Soon after Christo left his native Bulgaria and eventually migrated to Paris, where he met his wife and creative partner, Jeanne-Claude, in the 1960s, he rented an apartment on the Champs-Élysées near the Arc de Triomphe. For decades, the environmental artist dreamed of wrapping the monumental war memorial in silvery-blue fabric. Though the duo wrapped the city’s oldest bridge in 1985 and German parliament one decade later, their Arc de Triomphe project never materialized before his death last May.
That’s changing this year thanks to the work of his nephew, Vladimir Javacheff, who’s overseeing L’Arc de Triomphe, Wrapped in collaboration with the Centre Pompidou and French authorities. Work recently kicked off, and three crews will toil “around the clock” to hit the target inauguration date of September 18. Initial work involves building scaffolding and protective equipment to safeguard the 19th-century Neoclassical monument’s stonework and sculptures during the wrapping process, which will incorporate 270,000 square feet of recyclable polypropylene fabric and nearly 10,000 feet of red rope. “It will be like a living object stimulated by the wind and reflecting the light,” Christo said. “The folds will move and the monument’s surface will become sensual. People are going to want to touch the Arc de Triomphe.”
To help finance the intervention Sotheby’s will host a concurrent selling exhibition, called “The Final Christo,” that features 25 paper works spanning maps, architectural plans, photographs, and engineering drawings that recount the artwork’s history from concept to creation. Samples of the fabric being used to wrap the monument will also be for sale. Works will range in price from $150,000 to $2.5 million, with proceeds benefiting both the project—estimated to cost $16.5 million—and the Christo and Jeanne-Claude Foundation, which was established to safeguard the duo’s legacy for future generations. “Our work of art is a scream of freedom. To keep that absolute freedom, we cannot be obliged to anyone,” Christo and Jeanne-Claude once said, asserting their artistic independence by refusing sponsorships, grants, volunteer labor, and all forms of merchandising and monetizing.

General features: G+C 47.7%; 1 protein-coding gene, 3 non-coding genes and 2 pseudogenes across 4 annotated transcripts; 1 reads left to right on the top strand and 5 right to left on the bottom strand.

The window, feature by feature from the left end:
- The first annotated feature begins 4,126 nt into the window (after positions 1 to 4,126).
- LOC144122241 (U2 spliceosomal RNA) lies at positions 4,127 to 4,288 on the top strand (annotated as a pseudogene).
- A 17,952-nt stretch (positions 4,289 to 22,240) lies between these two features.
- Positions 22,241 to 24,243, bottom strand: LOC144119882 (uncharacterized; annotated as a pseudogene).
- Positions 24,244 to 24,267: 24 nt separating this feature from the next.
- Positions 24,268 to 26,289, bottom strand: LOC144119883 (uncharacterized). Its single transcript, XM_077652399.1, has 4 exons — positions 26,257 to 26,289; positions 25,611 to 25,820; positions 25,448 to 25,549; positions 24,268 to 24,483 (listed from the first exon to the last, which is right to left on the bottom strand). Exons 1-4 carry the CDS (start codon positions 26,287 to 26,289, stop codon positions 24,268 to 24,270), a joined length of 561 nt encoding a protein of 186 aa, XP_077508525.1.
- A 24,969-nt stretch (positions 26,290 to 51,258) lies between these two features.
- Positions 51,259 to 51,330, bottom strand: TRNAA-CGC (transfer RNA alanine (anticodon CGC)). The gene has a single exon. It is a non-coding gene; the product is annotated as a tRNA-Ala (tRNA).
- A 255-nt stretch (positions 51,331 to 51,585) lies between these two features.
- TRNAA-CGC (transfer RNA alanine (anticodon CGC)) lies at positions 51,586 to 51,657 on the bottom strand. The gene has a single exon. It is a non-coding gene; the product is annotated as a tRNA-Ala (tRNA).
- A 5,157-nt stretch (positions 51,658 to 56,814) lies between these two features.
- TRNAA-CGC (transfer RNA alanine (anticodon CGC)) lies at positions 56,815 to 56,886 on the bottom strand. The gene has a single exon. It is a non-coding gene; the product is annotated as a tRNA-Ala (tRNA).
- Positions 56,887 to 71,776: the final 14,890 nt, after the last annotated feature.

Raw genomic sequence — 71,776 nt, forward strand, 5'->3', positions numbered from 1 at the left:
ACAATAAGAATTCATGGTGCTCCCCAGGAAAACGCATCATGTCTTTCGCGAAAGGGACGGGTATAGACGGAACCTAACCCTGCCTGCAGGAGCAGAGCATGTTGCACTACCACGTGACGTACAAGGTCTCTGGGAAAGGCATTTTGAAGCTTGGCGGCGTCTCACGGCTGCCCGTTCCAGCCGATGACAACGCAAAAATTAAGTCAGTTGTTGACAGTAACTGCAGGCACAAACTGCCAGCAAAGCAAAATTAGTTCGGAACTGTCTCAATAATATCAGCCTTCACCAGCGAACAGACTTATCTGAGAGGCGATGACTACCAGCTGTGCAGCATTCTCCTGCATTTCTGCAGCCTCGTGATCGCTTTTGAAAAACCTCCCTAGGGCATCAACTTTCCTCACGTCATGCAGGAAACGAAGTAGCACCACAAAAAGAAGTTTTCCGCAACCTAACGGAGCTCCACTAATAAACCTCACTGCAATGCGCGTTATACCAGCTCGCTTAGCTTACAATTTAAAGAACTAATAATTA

“These works made possible the seminal projects that dominated Christo and Jeanne-Claude’s later career,” Simon Shaw, Sotheby’s vice chairman, said in a statement. “Their sale was the sole means of funding their public projects. While the nature of these installations was always to be temporary, lasting only a matter of days, they live forever in two places: in the collective imagination and in Christo’s breathtaking original works.”When the installation is finally unveiled, on September 18, it will be on public view until October 3—only 16 days. Until then, enjoy a generous live-stream of the artwork coming to fruition: